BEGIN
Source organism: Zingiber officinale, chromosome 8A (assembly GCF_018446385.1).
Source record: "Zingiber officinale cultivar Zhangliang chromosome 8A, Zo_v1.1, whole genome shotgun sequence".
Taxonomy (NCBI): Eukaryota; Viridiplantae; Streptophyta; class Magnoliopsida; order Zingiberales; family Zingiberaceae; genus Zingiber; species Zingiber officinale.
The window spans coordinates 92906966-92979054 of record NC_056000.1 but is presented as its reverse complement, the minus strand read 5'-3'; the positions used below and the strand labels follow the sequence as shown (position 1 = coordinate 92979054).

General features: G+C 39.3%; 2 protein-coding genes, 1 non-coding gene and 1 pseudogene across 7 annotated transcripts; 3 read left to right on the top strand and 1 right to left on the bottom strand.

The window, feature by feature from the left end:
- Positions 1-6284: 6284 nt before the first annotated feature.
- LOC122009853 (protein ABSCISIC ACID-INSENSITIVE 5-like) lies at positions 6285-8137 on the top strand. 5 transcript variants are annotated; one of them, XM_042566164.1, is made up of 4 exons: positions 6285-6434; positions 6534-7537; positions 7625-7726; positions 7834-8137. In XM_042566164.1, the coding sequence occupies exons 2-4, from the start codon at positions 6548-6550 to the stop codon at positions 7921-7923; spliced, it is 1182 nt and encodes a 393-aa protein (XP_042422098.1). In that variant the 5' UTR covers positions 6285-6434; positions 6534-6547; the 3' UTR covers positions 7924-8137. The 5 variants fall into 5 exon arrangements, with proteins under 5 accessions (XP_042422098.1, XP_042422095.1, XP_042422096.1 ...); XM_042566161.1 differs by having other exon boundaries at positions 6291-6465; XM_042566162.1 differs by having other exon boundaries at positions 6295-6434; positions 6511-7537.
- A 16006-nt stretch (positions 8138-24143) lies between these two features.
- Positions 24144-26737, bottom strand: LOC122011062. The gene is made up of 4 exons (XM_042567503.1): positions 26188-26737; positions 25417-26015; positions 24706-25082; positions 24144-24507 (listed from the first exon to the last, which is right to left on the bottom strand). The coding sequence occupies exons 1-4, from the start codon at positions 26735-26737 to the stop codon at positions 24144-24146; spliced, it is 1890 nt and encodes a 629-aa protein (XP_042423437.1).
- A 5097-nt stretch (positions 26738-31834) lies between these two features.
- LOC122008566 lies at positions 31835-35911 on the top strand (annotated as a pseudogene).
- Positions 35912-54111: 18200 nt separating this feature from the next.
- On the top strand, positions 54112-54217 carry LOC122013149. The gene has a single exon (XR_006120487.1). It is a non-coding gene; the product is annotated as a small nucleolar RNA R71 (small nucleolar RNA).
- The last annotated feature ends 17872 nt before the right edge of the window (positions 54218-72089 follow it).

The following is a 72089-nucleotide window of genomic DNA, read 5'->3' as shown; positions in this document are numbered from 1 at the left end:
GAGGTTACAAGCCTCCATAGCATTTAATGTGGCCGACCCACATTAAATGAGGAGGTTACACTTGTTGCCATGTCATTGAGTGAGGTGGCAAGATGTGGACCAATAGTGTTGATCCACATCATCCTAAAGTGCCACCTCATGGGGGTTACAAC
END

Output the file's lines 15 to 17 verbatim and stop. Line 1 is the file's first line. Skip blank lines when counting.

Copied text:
- The last annotated feature ends 17872 nt before the right edge of the window (positions 54218-72089 follow it).

The following is a 72089-nucleotide window of genomic DNA, read 5'->3' as shown; positions in this document are numbered from 1 at the left end:
GAGGTTACAAGCCTCCATAGCATTTAATGTGGCCGACCCACATTAAATGAGGAGGTTACACTTGTTGCCATGTCATTGAGTGAGGTGGCAAGATGTGGACCAATAGTGTTGATCCACATCATCCTAAAGTGCCACCTCATGGGGGTTACAAC